- The Washington Times - Friday, May 10, 2002

The Bush administration's decision this week to renounce the treaty creating the International Criminal Court (ICC)is a victory for U.S. sovereignty, sending a message to the rest of the world that Washington will protect its citizens and defend its national interests despite international pressure to do otherwise.
The ICC treaty has been ratified by 66 nations and will come into effect on July 1. The ICC is designed to serve as a court of last resort to investigate war crimes and human rights violations in areas of the globe where national authorities either cannot or refuse to do so. ICC proponents claim that the court follows the precedent set by the Nuremberg trial held after World War II and is a major step toward constructing a system of international humanitarian law.
President Bush's decision has revived criticisms that the United States has once again embraced a unilateralist foreign policy and rejected its international commitments. Human rights groups and European governments insist that the administration's repudiation of the ICC treaty signals a lack of support for prosecuting crimes against humanity. This is false.
As Mr. Bush stated in a recent letter to Yugoslav President Vojislav Kostunica, the United States continues to demand that Belgrade cooperate with the United Nations war crimes tribunal that is investigating atrocities committed during the bloody break-up of Yugoslavia in the 1990s. The problem with the ICC, however, is that its mandate is open-ended. The court is not accountable to anyone but an elite class of international bureaucrats.
The ICC represents a serious threat to U.S. national interests because like all international bodies it could be used by critics of American foreign policy as a tool to prosecute U.S. servicemen, military officials, statesmen and even presidents for alleged crimes against humanity. By ratifying the ICC treaty, the Bush administration would be granting an international court in The Hague jurisdiction over American citizens. Such a move would not only violate the Constitution, but more ominously, could imperil the ability of future administrations to conduct military operations and troop deployments overseas.
Ironically, then-President Bill Clinton signed the treaty in December 2000, and remains a strong supporter of the ICC. Yet, had the court been established while he was in office, Mr. Clinton most likely would have been one of its first defendants: He could have been prosecuted by an anti-American leftist on trumped-up charges of having ordered war crimes. If this sounds far-fetched, it isn't.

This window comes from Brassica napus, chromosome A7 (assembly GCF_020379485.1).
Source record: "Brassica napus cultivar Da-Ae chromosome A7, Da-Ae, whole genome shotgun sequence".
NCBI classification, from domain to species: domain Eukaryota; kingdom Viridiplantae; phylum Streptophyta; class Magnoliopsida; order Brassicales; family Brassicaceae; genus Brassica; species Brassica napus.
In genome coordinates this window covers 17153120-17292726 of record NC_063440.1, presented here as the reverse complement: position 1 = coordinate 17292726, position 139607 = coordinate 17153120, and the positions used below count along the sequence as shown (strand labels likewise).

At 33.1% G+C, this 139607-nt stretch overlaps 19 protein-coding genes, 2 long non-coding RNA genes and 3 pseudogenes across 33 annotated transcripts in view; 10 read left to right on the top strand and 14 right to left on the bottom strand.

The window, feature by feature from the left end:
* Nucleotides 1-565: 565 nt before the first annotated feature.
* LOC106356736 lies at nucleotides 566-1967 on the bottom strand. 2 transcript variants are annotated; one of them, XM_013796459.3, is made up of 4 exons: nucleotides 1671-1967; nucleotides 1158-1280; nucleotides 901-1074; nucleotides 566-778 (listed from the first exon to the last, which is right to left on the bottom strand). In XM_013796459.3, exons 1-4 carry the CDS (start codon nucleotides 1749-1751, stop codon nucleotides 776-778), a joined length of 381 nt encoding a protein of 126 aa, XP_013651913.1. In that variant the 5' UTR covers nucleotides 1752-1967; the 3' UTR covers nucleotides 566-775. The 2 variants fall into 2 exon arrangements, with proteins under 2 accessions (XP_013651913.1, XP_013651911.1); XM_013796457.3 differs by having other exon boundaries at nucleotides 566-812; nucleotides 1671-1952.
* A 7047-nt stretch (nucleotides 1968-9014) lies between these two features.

That the ICC is likely to be politicized and hostile to the United States is illustrated by the current U.N. war crimes tribunal in The Hague. Considerable media attention has focused on the trial of former Serb strongman Slobodan Milosevic, who is accused of having masterminded ethnic cleansing campaigns in the wars in Croatia, Bosnia and Kosovo. Yet an overlooked but far more consequential case is that of Croatian Gen. Ante Gotovina. The case reveals the danger to U.S. interests by international war crimes bodies.
Gen. Gotovina was indicted in June 2001 by the prosecutor's office at The Hague on charges that he exercised "command responsibility" over a 1995 military operation that resulted in the expulsion of 150,000 ethnic Serbs from Croatia. Supported by the Clinton administration, Croatian forces launched a three-day massive military offensive known as "Operation Storm" on Aug. 5, 1995, in which Croatia recovered territories occupied by rebel Serbs following the country's drive for independence from Yugoslavia in 1991. Gen. Gotovina is not accused of committing or ordering war crimes, but simply of being in charge when atrocities were committed.
By this standard, America is also guilty. The United States provided military and technical assistance to Operation Storm in order to deliver a decisive defeat to Milosevic's genocidal goal of forging an ethnically pure "Greater Serbia." The Clinton administration viewed Croatia's military campaign as pivotal to tilting the strategic balance of power in the region against Serb forces, paving the way for the 1995 Dayton Peace Accords that ended the war in neighboring Bosnia. Washington's involvement in the operation was not only legitimate, but significantly advanced U.S. interests in the region by putting an end to Serbia's expansionist ambitions.
Yet American support and approval for the military offensive means the indictment against Gen. Gotovina could lead to the prosecution by The Hague tribunal of Mr. Clinton and other high-ranking U.S. officials on charges of having command responsibility for alleged war crimes that were committed during the operation. Some in the prosecutor's office now want to call Mr. Clinton and former Ambassador Richard Holbrooke to answer questions about their role in Operation Storm. It is only a matter of time before the two men are ordered to testify before the tribunal.
As the Gotovina case demonstrates, future U.S. presidents are no longer safe from being called before a war crimes court to answer for actions committed by America's allies. Therefore, the Bush administration is right to reject participation in the ICC. Any other decision will jeopardize Washington's ability to project its power around the globe, and will allow a transnational elite of U.N. bureaucrats to decide whether the United States can act as the world's sole policeman. This decision should be made by American voters, and not left-wing globalists based in The Hague. Score one for American democracy.

Jeffrey T. Kuhner is an assistant national editor at The Washington Times.

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